Coachis Michael Lewis' ode to his high school baseball coach, Billy Fitzgerald, a martinet of the old school who taught his players "how to cope with the two great enemies of a well-lived life, fear and failure" but who's now besieged by the kind of parents who think their kid should be playing shortstop. The book's 93 pages (adapted from a magazine article) are entirely predictable. There are life lessons, fondly recalled crucibles, salty bits of locker room wisdom, and all too many photos (some by Lewis' wife, former MTV personality Tabitha Soren) of generalized adolescent frolic. The pictures signal that we are now in Hallmark country: Coach isn't so much a short book as it is a long Father's Day card.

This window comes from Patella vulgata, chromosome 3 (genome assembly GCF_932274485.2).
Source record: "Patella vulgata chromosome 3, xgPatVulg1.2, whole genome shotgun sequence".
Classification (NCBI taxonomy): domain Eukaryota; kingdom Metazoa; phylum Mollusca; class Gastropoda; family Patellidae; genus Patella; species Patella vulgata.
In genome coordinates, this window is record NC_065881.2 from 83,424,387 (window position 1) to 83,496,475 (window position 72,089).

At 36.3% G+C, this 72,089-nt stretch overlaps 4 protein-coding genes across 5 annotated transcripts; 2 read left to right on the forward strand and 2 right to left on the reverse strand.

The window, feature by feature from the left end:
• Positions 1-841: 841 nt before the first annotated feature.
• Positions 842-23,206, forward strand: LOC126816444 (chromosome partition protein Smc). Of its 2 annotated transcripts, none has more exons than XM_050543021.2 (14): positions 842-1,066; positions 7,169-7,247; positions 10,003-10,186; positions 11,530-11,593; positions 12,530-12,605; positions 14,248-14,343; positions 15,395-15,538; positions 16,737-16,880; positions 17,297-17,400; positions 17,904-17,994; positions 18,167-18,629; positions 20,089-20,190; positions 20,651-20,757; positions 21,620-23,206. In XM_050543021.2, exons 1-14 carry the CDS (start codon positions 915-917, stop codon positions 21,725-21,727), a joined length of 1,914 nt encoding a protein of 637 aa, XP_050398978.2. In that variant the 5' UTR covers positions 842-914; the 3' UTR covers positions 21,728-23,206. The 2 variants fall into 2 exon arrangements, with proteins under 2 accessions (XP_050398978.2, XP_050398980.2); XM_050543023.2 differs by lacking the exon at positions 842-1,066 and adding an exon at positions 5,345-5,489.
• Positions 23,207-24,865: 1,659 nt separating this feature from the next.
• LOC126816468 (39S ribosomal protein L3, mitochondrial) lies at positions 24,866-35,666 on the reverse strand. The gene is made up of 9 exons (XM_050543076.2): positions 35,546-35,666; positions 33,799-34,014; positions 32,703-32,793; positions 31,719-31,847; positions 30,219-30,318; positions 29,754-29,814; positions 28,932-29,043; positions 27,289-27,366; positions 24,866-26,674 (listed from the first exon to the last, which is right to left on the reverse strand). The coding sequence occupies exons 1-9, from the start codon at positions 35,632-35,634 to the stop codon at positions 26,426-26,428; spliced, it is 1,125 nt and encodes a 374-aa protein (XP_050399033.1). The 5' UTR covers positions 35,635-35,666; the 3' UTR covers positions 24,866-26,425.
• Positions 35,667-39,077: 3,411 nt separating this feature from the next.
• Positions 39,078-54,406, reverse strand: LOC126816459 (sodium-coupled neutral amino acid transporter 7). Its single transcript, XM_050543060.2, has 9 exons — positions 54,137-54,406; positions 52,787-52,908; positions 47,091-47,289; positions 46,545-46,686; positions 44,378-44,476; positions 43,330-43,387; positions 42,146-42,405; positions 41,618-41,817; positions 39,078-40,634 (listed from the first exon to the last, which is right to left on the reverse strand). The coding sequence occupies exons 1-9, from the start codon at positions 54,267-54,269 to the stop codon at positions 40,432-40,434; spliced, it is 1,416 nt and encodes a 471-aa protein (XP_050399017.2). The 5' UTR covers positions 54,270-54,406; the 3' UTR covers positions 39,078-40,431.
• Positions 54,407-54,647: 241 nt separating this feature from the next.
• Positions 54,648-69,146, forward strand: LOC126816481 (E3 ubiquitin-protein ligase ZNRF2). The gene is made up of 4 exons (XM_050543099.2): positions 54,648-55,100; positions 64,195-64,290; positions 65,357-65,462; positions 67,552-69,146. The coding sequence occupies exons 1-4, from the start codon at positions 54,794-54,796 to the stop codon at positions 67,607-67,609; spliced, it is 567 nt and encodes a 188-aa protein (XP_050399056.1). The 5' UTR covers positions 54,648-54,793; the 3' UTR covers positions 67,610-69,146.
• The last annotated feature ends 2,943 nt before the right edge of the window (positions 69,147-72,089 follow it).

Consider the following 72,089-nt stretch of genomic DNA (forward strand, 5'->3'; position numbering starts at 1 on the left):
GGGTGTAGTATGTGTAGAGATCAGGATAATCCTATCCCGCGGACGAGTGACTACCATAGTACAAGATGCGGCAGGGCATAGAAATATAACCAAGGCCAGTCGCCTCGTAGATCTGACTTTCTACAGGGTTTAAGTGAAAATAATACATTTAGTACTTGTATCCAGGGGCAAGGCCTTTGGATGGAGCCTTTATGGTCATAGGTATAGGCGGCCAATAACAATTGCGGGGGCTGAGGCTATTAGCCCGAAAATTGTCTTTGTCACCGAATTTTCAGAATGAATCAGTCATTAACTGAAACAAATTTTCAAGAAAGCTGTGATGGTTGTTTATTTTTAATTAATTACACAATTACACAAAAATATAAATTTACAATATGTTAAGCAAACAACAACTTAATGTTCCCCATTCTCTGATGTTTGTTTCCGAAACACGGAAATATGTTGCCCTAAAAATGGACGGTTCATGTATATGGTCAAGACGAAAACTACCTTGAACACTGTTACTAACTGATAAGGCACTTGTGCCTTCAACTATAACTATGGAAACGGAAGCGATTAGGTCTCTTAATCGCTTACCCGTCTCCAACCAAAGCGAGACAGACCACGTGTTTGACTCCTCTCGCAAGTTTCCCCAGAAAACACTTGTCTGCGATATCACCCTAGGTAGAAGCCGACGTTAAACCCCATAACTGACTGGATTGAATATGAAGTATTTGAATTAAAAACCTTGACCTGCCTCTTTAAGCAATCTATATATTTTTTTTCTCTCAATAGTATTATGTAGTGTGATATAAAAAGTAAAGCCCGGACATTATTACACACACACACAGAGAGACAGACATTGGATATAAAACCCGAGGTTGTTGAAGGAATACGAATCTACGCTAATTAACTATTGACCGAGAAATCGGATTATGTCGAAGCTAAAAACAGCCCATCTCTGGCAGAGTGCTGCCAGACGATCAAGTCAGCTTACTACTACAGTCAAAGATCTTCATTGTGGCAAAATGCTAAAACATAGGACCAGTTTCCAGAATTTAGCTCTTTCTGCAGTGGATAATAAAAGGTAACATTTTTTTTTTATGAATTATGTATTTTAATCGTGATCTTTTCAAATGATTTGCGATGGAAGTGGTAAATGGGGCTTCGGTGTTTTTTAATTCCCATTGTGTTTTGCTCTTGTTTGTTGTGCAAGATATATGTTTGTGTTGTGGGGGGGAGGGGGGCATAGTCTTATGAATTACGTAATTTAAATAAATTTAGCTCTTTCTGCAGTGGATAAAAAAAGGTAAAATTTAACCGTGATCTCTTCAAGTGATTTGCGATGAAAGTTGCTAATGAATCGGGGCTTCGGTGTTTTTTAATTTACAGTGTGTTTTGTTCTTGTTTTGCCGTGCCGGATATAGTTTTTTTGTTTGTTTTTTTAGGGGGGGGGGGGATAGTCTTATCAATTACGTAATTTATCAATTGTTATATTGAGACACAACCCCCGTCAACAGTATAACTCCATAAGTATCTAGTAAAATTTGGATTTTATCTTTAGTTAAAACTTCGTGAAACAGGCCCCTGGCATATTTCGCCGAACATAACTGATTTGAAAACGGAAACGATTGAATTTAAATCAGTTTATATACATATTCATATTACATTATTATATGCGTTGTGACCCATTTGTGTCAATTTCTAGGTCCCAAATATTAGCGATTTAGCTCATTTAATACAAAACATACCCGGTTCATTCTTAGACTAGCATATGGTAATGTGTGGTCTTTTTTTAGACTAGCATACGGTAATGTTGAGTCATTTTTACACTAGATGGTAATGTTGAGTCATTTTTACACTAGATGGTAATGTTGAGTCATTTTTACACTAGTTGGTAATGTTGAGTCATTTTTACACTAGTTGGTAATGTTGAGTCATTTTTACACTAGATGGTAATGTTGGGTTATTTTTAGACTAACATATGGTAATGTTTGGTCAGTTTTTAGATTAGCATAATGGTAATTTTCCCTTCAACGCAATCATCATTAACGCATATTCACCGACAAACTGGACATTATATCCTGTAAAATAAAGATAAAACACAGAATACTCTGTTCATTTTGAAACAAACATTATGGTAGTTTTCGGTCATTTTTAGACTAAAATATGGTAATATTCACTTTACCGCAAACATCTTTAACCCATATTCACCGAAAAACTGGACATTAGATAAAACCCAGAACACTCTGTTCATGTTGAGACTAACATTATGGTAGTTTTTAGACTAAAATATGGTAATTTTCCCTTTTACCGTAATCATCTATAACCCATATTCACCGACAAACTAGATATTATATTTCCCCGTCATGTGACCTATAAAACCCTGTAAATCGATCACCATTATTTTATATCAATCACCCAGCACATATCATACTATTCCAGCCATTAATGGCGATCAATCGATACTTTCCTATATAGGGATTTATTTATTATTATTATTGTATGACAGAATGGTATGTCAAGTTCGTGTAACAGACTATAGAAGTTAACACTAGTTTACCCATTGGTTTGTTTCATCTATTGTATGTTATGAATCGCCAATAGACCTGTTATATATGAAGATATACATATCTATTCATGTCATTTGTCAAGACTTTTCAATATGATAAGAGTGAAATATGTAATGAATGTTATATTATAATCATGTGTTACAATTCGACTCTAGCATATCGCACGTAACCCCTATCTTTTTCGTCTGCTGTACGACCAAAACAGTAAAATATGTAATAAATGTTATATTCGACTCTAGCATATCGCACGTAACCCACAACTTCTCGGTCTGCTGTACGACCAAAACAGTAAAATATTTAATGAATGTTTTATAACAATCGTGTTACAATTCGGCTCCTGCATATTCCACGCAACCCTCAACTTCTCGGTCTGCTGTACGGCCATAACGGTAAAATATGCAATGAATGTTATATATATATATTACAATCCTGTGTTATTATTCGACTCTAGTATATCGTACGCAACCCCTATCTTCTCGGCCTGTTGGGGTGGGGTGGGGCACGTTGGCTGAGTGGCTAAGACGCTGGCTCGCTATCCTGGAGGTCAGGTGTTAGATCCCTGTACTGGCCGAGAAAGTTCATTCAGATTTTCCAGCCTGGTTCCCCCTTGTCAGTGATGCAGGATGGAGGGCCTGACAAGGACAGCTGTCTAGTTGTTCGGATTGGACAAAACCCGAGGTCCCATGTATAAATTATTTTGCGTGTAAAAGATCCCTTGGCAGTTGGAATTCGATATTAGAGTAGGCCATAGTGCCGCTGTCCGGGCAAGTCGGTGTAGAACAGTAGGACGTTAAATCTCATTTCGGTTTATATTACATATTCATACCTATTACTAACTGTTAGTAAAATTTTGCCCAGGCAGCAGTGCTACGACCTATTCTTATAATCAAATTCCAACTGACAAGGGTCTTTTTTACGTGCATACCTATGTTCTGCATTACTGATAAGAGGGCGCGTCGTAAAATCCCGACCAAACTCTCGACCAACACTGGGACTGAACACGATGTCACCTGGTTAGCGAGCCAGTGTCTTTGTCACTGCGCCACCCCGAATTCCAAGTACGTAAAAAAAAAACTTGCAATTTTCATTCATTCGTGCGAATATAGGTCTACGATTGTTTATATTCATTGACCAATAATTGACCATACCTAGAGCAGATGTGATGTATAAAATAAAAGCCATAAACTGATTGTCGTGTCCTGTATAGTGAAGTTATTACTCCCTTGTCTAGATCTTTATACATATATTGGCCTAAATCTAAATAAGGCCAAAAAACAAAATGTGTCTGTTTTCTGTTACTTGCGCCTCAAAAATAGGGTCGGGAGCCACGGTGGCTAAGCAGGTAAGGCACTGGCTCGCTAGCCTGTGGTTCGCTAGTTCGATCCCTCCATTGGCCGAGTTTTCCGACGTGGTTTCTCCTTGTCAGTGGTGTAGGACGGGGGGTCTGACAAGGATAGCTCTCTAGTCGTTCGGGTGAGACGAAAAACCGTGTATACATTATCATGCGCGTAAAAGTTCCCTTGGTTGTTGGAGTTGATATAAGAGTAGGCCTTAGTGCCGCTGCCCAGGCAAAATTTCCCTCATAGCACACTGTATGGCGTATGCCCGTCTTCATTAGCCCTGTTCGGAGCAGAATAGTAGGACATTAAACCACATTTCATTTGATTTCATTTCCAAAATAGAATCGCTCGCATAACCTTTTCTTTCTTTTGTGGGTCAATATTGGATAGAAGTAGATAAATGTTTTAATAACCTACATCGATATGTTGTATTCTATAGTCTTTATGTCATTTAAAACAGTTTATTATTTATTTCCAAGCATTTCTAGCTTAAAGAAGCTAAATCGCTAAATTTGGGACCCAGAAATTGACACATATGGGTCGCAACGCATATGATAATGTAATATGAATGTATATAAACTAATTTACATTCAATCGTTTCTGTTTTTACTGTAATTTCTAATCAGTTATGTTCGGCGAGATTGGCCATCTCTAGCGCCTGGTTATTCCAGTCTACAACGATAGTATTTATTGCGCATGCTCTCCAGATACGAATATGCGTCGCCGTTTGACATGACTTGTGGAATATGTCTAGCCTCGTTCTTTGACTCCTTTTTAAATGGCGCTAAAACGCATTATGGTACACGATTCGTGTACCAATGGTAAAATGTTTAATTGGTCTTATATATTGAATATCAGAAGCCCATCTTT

"Coach Fitz" would harangue his players, once spiking a second-place trophy off the gym floor. But he'd also appeal to them with Aesop and Mark Twain, his lessons centering on What It Means to Be a Man. Lewis writes: "What it meant to be a man was that you struggled against your natural instinct to run away from adversity. You battled." This is nothing new, of course. What's odd is that the author of Moneyball, a great work of clearheaded myth-busting, is turning to such well-trod ground; odder still that he's indulging in the sort of wistfulness and nostalgia he once so ably eviscerated. But Lewis is a talented storyteller -- trite as it is, the book is never a bore. And if the publication of such a trifle means Lewis now has the clout to explore his every whim, we're better off for it.